Project Kenneth

Project Kenneth

Representing Common Data Structures In SQL

Representing Common Data Structures In SQL

When designing an application, you usually start with the business processes involved. Then, you extract the data models involved and map out the respective components/services. It's quite a simplified explanation but, you get what I mean!

As part of this planning, we use conceptual data structures to represent data models. Once we start the implementation, we then translate these data structures into actual database tables. Ever wondered how that's done? Then you're at the right place!

In this post, we'll talk about how to represent some of the common data structures in an SQL database.

What data structures are we working on?

For the purpose of this post, we'll cover the ff. data structures:

  • Linked Lists. A list of items where each item can be connected to one or both of the items directly beside them.
  • Graphs. Consists of nodes that can be connected to one or more other nodes.
  • Trees. Similar to graphs but without any loops.
  • Stacks. A list of items and follows the last-in-first-out principle.
  • Queues. A list of items and follows the last-in-first-out principle.

Let's simplify first!

We can go ahead and define the SQL representation for the data structures mentioned above, but, we can still simplify this!

In fact, some of the characteristics mentioned above are more tied to how these structures behave and not on how they store data. After realizing this, I further grouped the data structures into 2 categories:

  • Linear Structures. These are the data structures that have "edges" or linear connections between their nodes. I placed Linked Lists, Graphs and, Trees under this category.
  • Ranked Structures. These are the data structures that are similar to flat lists and where the order of the items is important. I placed Stacks and Queues under this category.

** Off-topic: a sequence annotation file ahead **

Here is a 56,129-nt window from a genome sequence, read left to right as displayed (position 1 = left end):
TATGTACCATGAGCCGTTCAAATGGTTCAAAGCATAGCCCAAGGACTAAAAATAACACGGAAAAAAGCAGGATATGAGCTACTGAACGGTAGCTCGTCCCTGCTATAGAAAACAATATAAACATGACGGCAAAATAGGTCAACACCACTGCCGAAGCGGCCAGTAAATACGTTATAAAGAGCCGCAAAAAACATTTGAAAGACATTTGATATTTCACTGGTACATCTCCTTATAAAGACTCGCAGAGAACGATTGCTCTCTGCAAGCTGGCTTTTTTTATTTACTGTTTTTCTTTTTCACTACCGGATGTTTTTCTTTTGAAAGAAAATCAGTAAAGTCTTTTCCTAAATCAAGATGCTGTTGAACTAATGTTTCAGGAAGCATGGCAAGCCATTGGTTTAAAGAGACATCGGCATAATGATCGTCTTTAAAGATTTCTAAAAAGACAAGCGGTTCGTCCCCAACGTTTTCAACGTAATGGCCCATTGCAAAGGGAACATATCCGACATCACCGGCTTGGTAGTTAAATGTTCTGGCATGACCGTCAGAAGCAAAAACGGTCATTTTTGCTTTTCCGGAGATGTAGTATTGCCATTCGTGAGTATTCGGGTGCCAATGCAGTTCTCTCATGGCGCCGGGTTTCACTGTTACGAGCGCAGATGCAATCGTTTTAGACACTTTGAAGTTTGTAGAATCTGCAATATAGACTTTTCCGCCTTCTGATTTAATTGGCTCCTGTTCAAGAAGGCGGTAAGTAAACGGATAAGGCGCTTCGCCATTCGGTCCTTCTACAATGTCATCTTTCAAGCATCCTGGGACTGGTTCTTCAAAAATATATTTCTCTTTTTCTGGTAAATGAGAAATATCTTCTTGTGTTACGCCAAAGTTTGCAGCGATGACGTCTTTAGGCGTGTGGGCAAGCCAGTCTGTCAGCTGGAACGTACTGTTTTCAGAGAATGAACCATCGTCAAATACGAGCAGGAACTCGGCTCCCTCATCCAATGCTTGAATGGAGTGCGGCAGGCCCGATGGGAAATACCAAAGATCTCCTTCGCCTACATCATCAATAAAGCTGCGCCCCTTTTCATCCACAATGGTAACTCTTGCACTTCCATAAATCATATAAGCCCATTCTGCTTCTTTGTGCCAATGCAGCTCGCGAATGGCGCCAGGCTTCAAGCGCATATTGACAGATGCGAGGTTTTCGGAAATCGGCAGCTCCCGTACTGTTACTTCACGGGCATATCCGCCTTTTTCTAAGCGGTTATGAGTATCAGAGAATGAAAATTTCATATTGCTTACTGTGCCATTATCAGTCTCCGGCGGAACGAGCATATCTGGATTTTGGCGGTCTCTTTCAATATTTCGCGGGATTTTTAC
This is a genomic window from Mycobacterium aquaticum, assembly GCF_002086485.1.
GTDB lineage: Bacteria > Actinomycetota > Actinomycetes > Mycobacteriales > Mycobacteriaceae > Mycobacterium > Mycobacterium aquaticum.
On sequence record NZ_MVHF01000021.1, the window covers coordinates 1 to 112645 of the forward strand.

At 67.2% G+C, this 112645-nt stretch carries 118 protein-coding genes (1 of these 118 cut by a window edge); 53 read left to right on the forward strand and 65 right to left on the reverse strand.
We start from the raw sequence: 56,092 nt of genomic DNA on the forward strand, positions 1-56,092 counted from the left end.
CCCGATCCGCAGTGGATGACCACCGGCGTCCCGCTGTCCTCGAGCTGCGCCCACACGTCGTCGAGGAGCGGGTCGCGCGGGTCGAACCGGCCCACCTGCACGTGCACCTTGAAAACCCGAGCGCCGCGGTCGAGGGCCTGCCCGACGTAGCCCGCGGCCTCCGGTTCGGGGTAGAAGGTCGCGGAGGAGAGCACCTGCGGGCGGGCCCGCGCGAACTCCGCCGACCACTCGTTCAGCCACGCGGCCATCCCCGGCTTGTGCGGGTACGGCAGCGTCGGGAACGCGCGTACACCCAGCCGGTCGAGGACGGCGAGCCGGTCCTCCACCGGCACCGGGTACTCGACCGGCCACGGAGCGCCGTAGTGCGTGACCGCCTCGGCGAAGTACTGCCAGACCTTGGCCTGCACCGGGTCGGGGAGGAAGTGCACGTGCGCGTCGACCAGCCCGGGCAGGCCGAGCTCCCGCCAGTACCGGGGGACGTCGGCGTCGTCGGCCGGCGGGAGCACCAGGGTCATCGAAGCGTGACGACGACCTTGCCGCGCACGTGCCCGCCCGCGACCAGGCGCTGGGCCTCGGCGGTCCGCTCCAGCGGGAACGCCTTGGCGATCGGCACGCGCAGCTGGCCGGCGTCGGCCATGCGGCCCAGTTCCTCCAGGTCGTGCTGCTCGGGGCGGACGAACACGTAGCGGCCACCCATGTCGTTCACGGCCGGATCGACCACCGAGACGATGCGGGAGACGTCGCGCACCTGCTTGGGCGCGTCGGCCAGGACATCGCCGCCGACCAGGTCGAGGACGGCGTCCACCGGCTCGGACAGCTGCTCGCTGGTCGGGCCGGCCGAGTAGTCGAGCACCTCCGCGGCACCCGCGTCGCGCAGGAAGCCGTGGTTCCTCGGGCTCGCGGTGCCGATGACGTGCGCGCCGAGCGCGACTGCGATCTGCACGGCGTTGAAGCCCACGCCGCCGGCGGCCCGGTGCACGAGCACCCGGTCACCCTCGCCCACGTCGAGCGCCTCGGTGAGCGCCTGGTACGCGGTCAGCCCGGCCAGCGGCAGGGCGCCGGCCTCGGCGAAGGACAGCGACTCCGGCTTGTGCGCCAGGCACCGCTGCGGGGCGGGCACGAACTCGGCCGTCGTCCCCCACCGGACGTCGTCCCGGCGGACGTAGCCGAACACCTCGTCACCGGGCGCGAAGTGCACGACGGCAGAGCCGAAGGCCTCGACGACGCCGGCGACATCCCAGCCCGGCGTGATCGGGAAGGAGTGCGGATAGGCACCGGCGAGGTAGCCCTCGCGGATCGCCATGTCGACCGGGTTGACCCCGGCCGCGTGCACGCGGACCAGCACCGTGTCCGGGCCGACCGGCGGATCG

Now that we have these categories, we don't really need to represent each individual data structure in SQL. We just need to represent these 2 categories instead!

Time to represent!

It's time for me to show you how I will represent the above categories in SQL. Let's go!

Linear Structures

In terms of representing linear structures in SQL, we just need to take note of 2 things:

  • Each node can have 1 or more edges
  • Each edge can only go in 1 direction (from Node A to Node B). If we want to represent a reverse edge, we should create a different record for it.

Here's the ERD for Linear Structures: Graph-Tree-LinkedList.png

In the above diagram, we used a many-to-many pattern where we defined 2 tables:

  • Node. This represents each node in the linear structure.
  • Edge. This represents each edge. For the direction, it's always represented as from NodeA to NodeB.

Additionally, each node can have 0 or more edges.

Ranked Structures

In terms of representing ranked structures, we just need to take note of 2 things:

  • We need to represent lists
  • Each list should contain one or more items with reference to an item's rank

Here's the ERD for Ranked Structures: Stack-Queue.png

In the above diagram, we defined 3 tables:

  • Item. This represents each item that can be part of a list.
  • ItemList. This represents a list.
  • ItemRank. This maps out which items belong to which list. Additionally, each mapping will also indicate the rank of an item in a particular list.

We made this diagram more flexible so that we can put a single item in multiple lists. Additionally, each ItemRank record has 2 primary keys: ItemListId and Rank. This means that in each list, we don't want items to share a particular rank.

Also, there are other approaches to doing this. If you happen to know one, I'd love to hear from you so, share your thoughts in the comments below!

Summary

In this post, we went through how to represent some of the common data structures in an SQL database using the ff. steps:

  1. What? Identify the characteristics of the data structure.
  2. Simplify! Shift your focus to how the data structure stores data.
  3. Represent! Use the simplified information to create a set of SQL tables to represent the data structure.

I know there are tons of other ways to represent these common data structures in SQL. If you know one, feel free to share them in the comments!


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